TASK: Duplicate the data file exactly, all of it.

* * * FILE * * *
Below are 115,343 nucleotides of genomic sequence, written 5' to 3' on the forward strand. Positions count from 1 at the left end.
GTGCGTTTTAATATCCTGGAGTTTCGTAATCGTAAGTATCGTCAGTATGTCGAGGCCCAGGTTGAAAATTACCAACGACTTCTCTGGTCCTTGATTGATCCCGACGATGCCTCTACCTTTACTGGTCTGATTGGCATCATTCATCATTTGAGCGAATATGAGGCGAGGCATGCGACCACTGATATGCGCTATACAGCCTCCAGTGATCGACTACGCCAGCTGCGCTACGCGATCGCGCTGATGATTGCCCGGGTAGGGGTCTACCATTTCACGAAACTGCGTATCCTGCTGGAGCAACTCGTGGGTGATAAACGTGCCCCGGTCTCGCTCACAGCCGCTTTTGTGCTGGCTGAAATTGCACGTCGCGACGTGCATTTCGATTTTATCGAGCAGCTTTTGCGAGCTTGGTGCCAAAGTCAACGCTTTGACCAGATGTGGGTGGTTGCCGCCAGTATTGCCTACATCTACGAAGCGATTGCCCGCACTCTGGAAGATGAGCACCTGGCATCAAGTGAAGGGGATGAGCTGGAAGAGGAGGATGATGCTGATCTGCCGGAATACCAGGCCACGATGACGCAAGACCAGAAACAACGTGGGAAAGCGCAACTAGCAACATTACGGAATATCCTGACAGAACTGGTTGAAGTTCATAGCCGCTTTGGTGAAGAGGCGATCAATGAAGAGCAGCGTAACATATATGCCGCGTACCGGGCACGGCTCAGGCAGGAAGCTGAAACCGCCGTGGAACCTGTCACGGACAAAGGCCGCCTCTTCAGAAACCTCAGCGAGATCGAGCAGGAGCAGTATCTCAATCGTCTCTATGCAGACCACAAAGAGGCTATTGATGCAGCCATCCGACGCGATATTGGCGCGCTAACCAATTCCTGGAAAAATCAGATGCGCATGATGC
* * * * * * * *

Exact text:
Below are 115,343 nucleotides of genomic sequence, written 5' to 3' on the forward strand. Positions count from 1 at the left end.
GTGCGTTTTAATATCCTGGAGTTTCGTAATCGTAAGTATCGTCAGTATGTCGAGGCCCAGGTTGAAAATTACCAACGACTTCTCTGGTCCTTGATTGATCCCGACGATGCCTCTACCTTTACTGGTCTGATTGGCATCATTCATCATTTGAGCGAATATGAGGCGAGGCATGCGACCACTGATATGCGCTATACAGCCTCCAGTGATCGACTACGCCAGCTGCGCTACGCGATCGCGCTGATGATTGCCCGGGTAGGGGTCTACCATTTCACGAAACTGCGTATCCTGCTGGAGCAACTCGTGGGTGATAAACGTGCCCCGGTCTCGCTCACAGCCGCTTTTGTGCTGGCTGAAATTGCACGTCGCGACGTGCATTTCGATTTTATCGAGCAGCTTTTGCGAGCTTGGTGCCAAAGTCAACGCTTTGACCAGATGTGGGTGGTTGCCGCCAGTATTGCCTACATCTACGAAGCGATTGCCCGCACTCTGGAAGATGAGCACCTGGCATCAAGTGAAGGGGATGAGCTGGAAGAGGAGGATGATGCTGATCTGCCGGAATACCAGGCCACGATGACGCAAGACCAGAAACAACGTGGGAAAGCGCAACTAGCAACATTACGGAATATCCTGACAGAACTGGTTGAAGTTCATAGCCGCTTTGGTGAAGAGGCGATCAATGAAGAGCAGCGTAACATATATGCCGCGTACCGGGCACGGCTCAGGCAGGAAGCTGAAACCGCCGTGGAACCTGTCACGGACAAAGGCCGCCTCTTCAGAAACCTCAGCGAGATCGAGCAGGAGCAGTATCTCAATCGTCTCTATGCAGACCACAAAGAGGCTATTGATGCAGCCATCCGACGCGATATTGGCGCGCTAACCAATTCCTGGAAAAATCAGATGCGCATGATGC